Few topics have united liberal pundits with the Trump administration more than the need to reopen schools for in-person instruction, even in the face of an unchecked COVID-19 pandemic.
In-person reopening during COVID-19 has become the latest — and perhaps most consequential — battle for the neoliberaleducational reform movement. It’s a topsy-turvy world, in which pro-opening pundits and activists are cast as the (usually white) saviors of low-income students and students of color, while the teachers who actually dedicate their lives to working with those students are portrayed as the uncaring bogeymen, particularly if they’re unionized.
As soon as it became clear that COVID-19 would not be contained by the fall, writers of a certain disposition began gearing up for the fight to come. As Politico writer Michael Grunwald tweeted with almost palpable glee in June, “This spring, the protests have sparked an uncomfortable debate about who police unions look out for, and this fall, COVID might spark a similar debate about teachers unions.”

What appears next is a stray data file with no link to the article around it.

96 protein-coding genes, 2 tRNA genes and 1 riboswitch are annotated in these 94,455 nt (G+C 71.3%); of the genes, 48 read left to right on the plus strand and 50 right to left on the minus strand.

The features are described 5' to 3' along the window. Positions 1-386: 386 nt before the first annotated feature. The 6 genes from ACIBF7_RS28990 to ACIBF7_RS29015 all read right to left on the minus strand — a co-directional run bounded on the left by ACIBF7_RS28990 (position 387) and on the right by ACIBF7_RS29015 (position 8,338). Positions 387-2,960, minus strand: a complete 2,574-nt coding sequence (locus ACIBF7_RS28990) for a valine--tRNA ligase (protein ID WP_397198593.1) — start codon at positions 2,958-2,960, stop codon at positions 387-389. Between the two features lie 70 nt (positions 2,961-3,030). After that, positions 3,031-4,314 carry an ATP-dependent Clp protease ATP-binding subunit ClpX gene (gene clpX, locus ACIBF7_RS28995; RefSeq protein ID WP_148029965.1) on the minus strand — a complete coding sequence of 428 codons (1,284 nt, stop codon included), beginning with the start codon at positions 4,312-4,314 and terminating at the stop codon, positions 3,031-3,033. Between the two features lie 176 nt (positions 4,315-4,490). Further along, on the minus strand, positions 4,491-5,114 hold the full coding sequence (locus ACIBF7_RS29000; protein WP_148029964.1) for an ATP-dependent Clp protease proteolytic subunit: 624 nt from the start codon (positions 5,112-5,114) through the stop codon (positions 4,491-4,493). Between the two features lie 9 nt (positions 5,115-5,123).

This long-awaited debate finally came earlier this month with the publication of Alec MacGillis’s New Yorker article, “The Students Left Behind by Remote Learning,” which went viral and sparked a series of piggyback articles from writers at the Washington Post, New York Times, Reason, and New York magazine, among other outlets.
It’s a debate that’s revealed the depressingly narrow vision of economic and social justice held by pro-opening advocates, the contempt that pro-opening advocates have for the educators they paradoxically claim are essential, and the dismissive attitude pro-opening advocates have toward the actual views of the low-income families and families of color they claim to speak for.